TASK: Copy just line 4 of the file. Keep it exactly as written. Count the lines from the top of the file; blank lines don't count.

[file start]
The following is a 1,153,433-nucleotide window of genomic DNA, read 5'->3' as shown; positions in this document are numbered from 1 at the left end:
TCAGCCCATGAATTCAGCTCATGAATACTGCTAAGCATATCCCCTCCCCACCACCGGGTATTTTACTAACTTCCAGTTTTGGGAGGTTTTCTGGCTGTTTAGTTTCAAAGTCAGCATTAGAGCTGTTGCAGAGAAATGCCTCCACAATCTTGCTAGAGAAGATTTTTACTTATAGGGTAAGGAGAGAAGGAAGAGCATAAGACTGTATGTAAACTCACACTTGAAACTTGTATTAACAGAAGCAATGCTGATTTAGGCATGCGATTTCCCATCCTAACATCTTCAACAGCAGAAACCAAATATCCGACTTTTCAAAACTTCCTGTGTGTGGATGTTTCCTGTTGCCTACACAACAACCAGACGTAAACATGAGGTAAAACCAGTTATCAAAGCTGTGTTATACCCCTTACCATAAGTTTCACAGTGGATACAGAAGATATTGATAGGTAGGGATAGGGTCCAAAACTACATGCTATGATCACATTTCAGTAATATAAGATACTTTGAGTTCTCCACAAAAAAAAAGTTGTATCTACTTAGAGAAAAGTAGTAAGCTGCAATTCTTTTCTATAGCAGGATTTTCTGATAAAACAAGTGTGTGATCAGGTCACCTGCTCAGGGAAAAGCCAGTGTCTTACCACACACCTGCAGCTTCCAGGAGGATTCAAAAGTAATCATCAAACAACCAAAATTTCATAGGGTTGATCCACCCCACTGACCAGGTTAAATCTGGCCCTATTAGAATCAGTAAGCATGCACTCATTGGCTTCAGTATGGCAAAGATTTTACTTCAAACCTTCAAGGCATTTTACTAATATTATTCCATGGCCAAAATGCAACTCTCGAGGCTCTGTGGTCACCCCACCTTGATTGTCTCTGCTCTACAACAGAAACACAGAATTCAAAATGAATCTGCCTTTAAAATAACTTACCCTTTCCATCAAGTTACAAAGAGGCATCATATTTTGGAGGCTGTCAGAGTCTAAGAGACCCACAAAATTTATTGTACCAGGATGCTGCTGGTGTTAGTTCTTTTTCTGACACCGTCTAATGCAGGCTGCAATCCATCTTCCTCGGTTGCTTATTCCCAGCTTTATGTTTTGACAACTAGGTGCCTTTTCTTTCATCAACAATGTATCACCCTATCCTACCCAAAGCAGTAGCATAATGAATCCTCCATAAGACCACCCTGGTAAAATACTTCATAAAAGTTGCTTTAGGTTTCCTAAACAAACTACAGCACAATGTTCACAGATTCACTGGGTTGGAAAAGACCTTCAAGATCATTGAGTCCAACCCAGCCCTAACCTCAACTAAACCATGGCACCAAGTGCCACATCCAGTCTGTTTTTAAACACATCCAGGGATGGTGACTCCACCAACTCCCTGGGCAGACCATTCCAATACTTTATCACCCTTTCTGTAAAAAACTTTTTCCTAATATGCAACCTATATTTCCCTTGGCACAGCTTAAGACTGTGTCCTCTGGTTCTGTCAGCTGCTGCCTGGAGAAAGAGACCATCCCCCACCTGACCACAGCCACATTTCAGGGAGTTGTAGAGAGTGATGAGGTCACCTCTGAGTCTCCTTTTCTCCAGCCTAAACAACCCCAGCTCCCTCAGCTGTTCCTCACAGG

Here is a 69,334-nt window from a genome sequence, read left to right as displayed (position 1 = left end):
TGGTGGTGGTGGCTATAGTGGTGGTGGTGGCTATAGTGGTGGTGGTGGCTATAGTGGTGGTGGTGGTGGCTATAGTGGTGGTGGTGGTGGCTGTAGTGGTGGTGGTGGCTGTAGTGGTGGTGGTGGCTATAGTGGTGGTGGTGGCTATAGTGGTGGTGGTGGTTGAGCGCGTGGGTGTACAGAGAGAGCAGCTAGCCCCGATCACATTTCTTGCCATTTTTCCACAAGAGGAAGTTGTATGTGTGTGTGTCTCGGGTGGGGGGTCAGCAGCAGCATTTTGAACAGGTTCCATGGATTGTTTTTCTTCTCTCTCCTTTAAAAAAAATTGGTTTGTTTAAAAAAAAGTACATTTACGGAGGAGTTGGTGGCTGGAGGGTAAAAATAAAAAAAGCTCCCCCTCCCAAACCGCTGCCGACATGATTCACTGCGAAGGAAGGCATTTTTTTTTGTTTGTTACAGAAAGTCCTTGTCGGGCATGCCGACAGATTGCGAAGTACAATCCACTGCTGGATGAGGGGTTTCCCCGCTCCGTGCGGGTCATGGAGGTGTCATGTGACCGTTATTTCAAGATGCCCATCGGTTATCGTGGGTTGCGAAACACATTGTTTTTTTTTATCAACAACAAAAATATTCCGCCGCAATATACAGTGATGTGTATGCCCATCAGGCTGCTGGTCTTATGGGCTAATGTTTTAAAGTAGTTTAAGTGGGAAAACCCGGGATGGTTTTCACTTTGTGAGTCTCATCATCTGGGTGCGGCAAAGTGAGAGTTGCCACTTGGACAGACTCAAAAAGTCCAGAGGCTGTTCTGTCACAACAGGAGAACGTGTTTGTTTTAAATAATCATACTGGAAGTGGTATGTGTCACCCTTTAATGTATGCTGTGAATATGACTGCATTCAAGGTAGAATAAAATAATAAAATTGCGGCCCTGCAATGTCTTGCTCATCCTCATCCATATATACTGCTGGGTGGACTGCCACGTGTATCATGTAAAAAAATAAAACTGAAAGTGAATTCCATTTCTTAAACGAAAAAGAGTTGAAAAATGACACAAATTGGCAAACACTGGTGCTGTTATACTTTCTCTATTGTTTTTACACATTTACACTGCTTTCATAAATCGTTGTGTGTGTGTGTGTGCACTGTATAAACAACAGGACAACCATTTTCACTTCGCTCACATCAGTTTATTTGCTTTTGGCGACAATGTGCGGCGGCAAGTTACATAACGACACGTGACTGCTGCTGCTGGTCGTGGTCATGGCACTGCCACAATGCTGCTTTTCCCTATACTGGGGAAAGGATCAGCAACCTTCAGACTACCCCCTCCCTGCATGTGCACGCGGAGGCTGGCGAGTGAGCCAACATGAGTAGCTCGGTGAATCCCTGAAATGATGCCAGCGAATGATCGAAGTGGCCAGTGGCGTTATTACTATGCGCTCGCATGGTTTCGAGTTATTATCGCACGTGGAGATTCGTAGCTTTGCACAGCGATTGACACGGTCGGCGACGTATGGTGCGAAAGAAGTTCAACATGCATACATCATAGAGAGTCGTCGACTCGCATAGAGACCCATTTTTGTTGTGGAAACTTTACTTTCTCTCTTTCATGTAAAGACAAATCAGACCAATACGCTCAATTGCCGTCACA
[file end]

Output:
TGGTGGTGGTGGCTATAGTGGTGGTGGTGGCTATAGTGGTGGTGGTGGCTATAGTGGTGGTGGTGGTGGCTATAGTGGTGGTGGTGGTGGCTGTAGTGGTGGTGGTGGCTGTAGTGGTGGTGGTGGCTATAGTGGTGGTGGTGGCTATAGTGGTGGTGGTGGTTGAGCGCGTGGGTGTACAGAGAGAGCAGCTAGCCCCGATCACATTTCTTGCCATTTTTCCACAAGAGGAAGTTGTATGTGTGTGTGTCTCGGGTGGGGGGTCAGCAGCAGCATTTTGAACAGGTTCCATGGATTGTTTTTCTTCTCTCTCCTTTAAAAAAAATTGGTTTGTTTAAAAAAAAGTACATTTACGGAGGAGTTGGTGGCTGGAGGGTAAAAATAAAAAAAGCTCCCCCTCCCAAACCGCTGCCGACATGATTCACTGCGAAGGAAGGCATTTTTTTTTGTTTGTTACAGAAAGTCCTTGTCGGGCATGCCGACAGATTGCGAAGTACAATCCACTGCTGGATGAGGGGTTTCCCCGCTCCGTGCGGGTCATGGAGGTGTCATGTGACCGTTATTTCAAGATGCCCATCGGTTATCGTGGGTTGCGAAACACATTGTTTTTTTTTATCAACAACAAAAATATTCCGCCGCAATATACAGTGATGTGTATGCCCATCAGGCTGCTGGTCTTATGGGCTAATGTTTTAAAGTAGTTTAAGTGGGAAAACCCGGGATGGTTTTCACTTTGTGAGTCTCATCATCTGGGTGCGGCAAAGTGAGAGTTGCCACTTGGACAGACTCAAAAAGTCCAGAGGCTGTTCTGTCACAACAGGAGAACGTGTTTGTTTTAAATAATCATACTGGAAGTGGTATGTGTCACCCTTTAATGTATGCTGTGAATATGACTGCATTCAAGGTAGAATAAAATAATAAAATTGCGGCCCTGCAATGTCTTGCTCATCCTCATCCATATATACTGCTGGGTGGACTGCCACGTGTATCATGTAAAAAAATAAAACTGAAAGTGAATTCCATTTCTTAAACGAAAAAGAGTTGAAAAATGACACAAATTGGCAAACACTGGTGCTGTTATACTTTCTCTATTGTTTTTACACATTTACACTGCTTTCATAAATCGTTGTGTGTGTGTGTGTGCACTGTATAAACAACAGGACAACCATTTTCACTTCGCTCACATCAGTTTATTTGCTTTTGGCGACAATGTGCGGCGGCAAGTTACATAACGACACGTGACTGCTGCTGCTGGTCGTGGTCATGGCACTGCCACAATGCTGCTTTTCCCTATACTGGGGAAAGGATCAGCAACCTTCAGACTACCCCCTCCCTGCATGTGCACGCGGAGGCTGGCGAGTGAGCCAACATGAGTAGCTCGGTGAATCCCTGAAATGATGCCAGCGAATGATCGAAGTGGCCAGTGGCGTTATTACTATGCGCTCGCATGGTTTCGAGTTATTATCGCACGTGGAGATTCGTAGCTTTGCACAGCGATTGACACGGTCGGCGACGTATGGTGCGAAAGAAGTTCAACATGCATACATCATAGAGAGTCGTCGACTCGCATAGAGACCCATTTTTGTTGTGGAAACTTTACTTTCTCTCTTTCATGTAAAGACAAATCAGACCAATACGCTCAATTGCCGTCACA